Mummy-making wasps discovered in Ecuador

May 08, 2014
This is a side view of the Shakira wasp, Aleiodes shakirae. The golden dot on the lower right is the head of a pin. Credit: Eduardo Shimbori

Some Ecuadorian tribes were famous for making mummified shrunken heads from the remains of their conquered foes. Field work in the cloud forests of Ecuador by Professor Scott Shaw, University of Wyoming, Laramie, and colleagues, has resulted in the discovery of 24 new species of Aleiodes wasps that mummify caterpillars. The research by Eduardo Shimbori, Universidade Federal de São Carlos, Brazil, and Scott Shaw, was recently published in the open access journal ZooKeys.

Among the 24 new insect species described by Shimbori and Shaw, several were named after famous people including the comedians and television hosts Jimmy Fallon, John Stewart, Stephen Colbert, and Ellen DeGeneres, as well as the Ecuadorian artist Eduardo Kingman, American poet Robert Frost, and Colombian singer and musician, Shakira.

The Shakira wasp causes its host caterpillar to bend and twist in an unusual way, which reminded the authors of belly-dancing, for which the South American performer is also famous. In a previous work, Shaw had named a species after David Letterman.

"These wasps are very small organisms, being only 4 to 9 millimeters long, but they have an enormous impact on forest ecology," Shaw said. Aleiodes wasps are parasites of forest caterpillars. The female wasps search for a particular kind of caterpillar, and inject an egg into it. Parasitism by the wasp does not immediately kill the caterpillar, but it continues to feed and grow for a time. Eventually, feeding by the wasp larva causes the host caterpillar to shrink and mummify, then the immature wasp makes its cocoon inside the mummified remains of its conquered prey.

This is a mummified host caterpillar with abdominal bending, parasitized by the Shakira wasp. Credit: Eduardo Shimbori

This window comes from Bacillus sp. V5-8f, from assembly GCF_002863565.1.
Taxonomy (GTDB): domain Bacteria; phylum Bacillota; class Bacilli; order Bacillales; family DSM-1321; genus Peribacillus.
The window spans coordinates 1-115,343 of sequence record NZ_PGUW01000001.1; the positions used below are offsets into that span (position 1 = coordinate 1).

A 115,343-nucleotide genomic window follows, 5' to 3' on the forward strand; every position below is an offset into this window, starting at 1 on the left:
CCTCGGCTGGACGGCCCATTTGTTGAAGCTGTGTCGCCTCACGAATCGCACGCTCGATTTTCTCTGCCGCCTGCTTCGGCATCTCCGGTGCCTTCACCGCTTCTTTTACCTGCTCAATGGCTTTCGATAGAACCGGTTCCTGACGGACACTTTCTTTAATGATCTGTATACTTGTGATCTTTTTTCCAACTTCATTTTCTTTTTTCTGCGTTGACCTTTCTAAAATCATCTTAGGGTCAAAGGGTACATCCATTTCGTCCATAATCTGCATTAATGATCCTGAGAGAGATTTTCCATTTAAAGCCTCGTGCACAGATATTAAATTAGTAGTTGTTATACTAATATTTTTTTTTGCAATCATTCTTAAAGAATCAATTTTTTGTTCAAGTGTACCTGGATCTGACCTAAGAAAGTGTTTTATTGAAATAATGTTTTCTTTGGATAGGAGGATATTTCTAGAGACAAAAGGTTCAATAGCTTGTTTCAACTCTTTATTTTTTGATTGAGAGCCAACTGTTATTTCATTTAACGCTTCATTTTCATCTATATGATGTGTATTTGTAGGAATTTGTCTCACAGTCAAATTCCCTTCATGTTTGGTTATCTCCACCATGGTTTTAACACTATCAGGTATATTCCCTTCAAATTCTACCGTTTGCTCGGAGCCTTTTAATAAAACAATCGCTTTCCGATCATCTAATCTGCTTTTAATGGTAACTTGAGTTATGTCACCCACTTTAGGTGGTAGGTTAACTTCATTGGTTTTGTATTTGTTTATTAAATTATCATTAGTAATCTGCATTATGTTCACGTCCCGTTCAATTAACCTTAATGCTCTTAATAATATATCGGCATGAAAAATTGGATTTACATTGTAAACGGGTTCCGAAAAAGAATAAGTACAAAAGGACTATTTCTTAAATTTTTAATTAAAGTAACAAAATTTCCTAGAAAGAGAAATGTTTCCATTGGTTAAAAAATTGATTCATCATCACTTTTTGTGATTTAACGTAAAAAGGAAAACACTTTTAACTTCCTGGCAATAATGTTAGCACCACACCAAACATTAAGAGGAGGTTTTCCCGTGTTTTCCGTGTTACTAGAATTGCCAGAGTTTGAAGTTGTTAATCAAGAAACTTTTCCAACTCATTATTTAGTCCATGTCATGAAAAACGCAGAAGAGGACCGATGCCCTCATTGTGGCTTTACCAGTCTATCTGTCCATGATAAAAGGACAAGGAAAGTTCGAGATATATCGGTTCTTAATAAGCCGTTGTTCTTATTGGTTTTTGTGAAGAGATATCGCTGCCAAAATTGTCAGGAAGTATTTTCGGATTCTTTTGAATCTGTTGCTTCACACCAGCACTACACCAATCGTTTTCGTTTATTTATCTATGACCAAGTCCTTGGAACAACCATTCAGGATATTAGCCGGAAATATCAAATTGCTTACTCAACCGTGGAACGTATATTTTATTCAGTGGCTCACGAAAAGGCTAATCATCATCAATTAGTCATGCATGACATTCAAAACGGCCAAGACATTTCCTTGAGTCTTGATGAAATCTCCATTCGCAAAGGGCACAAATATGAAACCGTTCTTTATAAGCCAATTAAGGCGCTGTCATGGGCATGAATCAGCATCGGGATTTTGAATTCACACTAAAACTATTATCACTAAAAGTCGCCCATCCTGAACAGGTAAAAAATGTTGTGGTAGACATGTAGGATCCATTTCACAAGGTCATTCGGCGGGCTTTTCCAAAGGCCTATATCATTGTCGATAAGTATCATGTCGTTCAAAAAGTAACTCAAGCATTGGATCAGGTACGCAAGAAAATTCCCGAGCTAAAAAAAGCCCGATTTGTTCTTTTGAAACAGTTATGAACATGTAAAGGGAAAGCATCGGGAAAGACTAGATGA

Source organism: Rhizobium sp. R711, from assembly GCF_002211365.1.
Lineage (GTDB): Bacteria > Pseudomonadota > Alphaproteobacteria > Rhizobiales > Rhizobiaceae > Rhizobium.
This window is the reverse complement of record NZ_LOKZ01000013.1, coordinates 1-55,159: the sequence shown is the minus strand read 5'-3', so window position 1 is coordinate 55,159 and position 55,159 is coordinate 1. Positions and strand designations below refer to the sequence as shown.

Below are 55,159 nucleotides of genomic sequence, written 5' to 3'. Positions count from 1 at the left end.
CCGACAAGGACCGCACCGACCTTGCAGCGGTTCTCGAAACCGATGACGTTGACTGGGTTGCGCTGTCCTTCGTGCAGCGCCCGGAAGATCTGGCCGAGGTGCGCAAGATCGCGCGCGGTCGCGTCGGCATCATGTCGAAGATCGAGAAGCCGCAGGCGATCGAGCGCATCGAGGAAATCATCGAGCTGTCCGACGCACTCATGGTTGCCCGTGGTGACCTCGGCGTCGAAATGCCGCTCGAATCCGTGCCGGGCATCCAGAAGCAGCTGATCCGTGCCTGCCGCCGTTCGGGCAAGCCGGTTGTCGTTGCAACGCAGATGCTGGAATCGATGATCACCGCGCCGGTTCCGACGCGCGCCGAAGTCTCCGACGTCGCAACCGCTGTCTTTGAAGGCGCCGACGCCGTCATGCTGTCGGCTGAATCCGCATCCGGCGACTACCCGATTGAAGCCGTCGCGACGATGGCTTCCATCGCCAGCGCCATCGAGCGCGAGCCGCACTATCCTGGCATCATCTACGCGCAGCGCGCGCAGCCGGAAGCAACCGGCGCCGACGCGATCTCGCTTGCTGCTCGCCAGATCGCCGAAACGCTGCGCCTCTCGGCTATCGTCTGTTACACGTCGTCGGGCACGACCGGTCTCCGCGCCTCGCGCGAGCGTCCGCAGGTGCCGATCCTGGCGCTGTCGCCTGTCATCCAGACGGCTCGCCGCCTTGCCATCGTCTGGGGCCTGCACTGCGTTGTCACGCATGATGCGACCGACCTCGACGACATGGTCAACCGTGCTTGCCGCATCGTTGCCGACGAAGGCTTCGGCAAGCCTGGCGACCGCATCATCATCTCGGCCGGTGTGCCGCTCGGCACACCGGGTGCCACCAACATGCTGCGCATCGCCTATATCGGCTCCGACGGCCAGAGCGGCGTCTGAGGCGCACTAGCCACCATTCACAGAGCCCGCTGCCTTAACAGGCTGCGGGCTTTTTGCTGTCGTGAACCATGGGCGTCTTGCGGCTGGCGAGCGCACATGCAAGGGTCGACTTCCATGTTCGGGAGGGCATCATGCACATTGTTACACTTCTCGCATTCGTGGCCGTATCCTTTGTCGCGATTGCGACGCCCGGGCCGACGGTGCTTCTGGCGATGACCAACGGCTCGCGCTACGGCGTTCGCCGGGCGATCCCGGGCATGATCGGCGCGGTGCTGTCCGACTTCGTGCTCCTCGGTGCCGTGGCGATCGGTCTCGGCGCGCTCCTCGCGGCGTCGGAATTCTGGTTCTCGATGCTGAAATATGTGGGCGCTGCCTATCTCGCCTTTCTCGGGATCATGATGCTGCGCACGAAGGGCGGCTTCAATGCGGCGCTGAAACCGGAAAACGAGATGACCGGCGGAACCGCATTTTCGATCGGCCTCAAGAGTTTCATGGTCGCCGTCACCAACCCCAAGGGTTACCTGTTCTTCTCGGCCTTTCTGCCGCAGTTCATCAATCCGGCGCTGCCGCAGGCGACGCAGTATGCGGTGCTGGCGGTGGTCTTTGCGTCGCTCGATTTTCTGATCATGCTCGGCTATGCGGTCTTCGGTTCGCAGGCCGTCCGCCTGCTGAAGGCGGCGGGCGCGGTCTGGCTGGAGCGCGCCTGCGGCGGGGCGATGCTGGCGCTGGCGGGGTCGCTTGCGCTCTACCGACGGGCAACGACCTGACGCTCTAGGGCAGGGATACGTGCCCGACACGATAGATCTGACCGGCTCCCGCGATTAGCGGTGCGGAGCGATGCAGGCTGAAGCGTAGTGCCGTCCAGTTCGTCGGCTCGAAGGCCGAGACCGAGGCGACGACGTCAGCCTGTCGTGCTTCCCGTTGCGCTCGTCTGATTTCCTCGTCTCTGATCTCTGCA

When it completes its development, the young wasp cuts an exit hole from the caterpillar mummy and flies away to mate, and continue this cycle of parasitic behavior. "Killing and mummifying caterpillars may sound bad, but these are actually highly beneficial insects," Shaw says. "These wasps are helping to naturally control the populations of plant-feeding caterpillars, so they help to sustain the biodiversity of tropical forests."

Shaw tells more about the behavior of and other insects in his forthcoming book, Planet of the Bugs, due to be published by the University of Chicago Press in September.

This is a side view of the Jimmy Fallon wasp, Aleiodes falloni. Credit: Eduardo Shimbori

The field research was conducted by Shaw at the Yanayacu cloud forest research station of Napo Province, in the eastern Andes slopes of Ecuador. Previous research by Shaw had discovered nine species of mummy-making at the site, and others are known from around the world, but the full extent of these insect's biodiversity in Ecuador did not become apparent until recently, when Shimbori and Shaw collaborated to name them all. The research was supported by a grant from the National Science Foundation, called Caterpillars and Parasitoids of the Eastern Andes.

Explore further: Almost 200 new species of parasitoid wasps named after local parataxonomists in Costa Rica

More information: Shimbori, E and Shaw, SR (2014) Twenty-four new species of Aleiodes Wesmael from the eastern Andes of Ecuador with associated biological information (Hymenoptera, Braconidae, Rogadinae). Zookeys 405: 1-81. DOI: 10.3897/zookeys.405.7402

Additional information:

Shaw, SR (2014) Planet of the Bugs, Evolution and the Rise of Insects. University of Chicago Press, 256 pages. ISBN: 9780226163611. press.uchicago.edu/ucp/books/b… go/P/bo18507885.html

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